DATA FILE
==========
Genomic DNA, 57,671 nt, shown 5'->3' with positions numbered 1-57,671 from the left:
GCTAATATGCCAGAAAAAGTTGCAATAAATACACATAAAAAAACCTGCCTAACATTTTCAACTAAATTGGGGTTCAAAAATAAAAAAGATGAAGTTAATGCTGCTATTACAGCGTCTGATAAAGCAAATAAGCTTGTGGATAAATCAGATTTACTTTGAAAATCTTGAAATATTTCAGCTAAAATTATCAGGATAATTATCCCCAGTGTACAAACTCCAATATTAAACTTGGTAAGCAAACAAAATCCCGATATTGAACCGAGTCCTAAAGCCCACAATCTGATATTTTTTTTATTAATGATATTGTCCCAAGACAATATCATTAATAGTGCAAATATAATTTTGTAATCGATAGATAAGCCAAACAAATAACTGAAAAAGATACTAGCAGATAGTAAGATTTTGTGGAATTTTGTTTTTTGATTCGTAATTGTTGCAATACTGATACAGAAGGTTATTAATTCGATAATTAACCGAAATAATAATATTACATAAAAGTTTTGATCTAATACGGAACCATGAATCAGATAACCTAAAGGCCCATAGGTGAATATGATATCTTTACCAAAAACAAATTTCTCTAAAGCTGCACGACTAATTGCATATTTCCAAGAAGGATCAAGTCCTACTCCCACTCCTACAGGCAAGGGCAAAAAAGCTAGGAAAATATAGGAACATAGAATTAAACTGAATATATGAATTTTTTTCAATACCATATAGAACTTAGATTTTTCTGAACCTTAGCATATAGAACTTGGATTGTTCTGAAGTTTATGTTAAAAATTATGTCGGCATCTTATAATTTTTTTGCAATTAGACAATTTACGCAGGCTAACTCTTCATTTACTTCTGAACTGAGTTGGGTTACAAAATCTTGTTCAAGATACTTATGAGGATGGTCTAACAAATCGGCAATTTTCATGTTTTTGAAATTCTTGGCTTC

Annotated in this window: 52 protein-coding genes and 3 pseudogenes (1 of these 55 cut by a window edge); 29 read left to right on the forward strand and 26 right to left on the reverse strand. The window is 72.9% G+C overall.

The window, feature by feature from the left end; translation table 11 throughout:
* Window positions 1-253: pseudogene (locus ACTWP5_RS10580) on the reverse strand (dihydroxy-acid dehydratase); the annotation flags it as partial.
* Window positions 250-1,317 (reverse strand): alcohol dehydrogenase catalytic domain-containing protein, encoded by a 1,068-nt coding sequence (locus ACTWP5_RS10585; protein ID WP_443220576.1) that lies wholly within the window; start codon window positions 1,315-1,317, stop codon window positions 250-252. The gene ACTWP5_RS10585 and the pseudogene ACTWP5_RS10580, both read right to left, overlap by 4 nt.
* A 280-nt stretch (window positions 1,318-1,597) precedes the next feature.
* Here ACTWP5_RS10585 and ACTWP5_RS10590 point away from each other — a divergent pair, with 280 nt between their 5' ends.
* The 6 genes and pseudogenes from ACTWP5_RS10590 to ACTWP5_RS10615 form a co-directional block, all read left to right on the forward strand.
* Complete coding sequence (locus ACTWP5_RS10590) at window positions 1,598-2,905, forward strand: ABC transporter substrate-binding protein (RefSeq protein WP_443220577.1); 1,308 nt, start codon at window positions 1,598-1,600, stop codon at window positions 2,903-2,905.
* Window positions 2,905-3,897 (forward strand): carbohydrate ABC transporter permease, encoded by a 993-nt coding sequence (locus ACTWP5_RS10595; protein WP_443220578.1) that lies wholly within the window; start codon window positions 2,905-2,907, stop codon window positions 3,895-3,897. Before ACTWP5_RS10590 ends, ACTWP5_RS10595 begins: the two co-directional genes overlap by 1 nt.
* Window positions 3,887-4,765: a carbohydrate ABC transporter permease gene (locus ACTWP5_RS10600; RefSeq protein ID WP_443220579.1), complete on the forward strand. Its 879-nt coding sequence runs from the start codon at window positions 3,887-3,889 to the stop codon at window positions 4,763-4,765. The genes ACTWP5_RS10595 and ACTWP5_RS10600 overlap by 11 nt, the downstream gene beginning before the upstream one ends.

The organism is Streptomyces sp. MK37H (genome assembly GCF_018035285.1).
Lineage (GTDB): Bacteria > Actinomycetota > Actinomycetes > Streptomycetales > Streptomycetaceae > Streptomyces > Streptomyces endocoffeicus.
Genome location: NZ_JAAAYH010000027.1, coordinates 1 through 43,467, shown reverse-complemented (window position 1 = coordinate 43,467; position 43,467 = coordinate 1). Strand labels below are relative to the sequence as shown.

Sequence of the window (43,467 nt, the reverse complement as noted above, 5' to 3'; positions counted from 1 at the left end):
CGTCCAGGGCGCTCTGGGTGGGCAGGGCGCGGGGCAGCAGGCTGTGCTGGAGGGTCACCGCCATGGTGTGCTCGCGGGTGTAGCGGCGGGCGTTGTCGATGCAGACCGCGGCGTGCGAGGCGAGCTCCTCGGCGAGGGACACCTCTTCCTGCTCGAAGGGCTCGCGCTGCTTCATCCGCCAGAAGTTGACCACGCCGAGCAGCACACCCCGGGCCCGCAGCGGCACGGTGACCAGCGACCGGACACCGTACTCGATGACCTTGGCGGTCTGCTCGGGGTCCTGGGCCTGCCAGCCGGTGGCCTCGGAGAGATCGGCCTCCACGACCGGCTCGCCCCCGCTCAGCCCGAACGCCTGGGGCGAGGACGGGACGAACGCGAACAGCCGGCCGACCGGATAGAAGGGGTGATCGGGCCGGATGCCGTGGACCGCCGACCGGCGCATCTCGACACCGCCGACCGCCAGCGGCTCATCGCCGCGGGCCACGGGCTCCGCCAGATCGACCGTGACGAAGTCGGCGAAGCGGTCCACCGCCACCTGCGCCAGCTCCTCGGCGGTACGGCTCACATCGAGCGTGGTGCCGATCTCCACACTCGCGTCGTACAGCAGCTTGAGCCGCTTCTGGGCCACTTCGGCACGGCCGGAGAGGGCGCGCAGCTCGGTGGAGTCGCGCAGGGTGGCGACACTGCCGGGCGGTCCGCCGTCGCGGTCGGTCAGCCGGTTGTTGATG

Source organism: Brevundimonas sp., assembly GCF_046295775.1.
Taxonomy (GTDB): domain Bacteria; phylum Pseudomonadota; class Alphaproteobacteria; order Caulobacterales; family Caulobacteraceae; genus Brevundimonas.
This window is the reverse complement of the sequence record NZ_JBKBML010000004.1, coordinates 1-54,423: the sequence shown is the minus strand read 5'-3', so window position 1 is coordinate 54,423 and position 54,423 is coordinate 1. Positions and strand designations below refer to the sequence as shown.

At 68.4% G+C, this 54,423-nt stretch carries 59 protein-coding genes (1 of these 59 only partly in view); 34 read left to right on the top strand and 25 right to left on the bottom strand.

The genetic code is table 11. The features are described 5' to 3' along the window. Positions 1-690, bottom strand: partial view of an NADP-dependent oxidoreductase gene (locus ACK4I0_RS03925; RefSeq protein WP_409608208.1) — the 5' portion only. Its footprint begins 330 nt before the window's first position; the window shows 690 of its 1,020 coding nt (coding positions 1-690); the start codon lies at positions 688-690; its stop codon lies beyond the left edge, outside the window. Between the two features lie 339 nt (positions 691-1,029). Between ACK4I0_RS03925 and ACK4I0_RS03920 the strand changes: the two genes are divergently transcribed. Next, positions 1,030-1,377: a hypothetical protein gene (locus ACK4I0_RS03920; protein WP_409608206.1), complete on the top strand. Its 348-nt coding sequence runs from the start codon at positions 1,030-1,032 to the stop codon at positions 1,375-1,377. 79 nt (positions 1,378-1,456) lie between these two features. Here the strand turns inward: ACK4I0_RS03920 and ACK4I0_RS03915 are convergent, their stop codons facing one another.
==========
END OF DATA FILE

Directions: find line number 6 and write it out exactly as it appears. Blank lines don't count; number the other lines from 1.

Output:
* Window positions 250-1,317 (reverse strand): alcohol dehydrogenase catalytic domain-containing protein, encoded by a 1,068-nt coding sequence (locus ACTWP5_RS10585; protein ID WP_443220576.1) that lies wholly within the window; start codon window positions 1,315-1,317, stop codon window positions 250-252. The gene ACTWP5_RS10585 and the pseudogene ACTWP5_RS10580, both read right to left, overlap by 4 nt.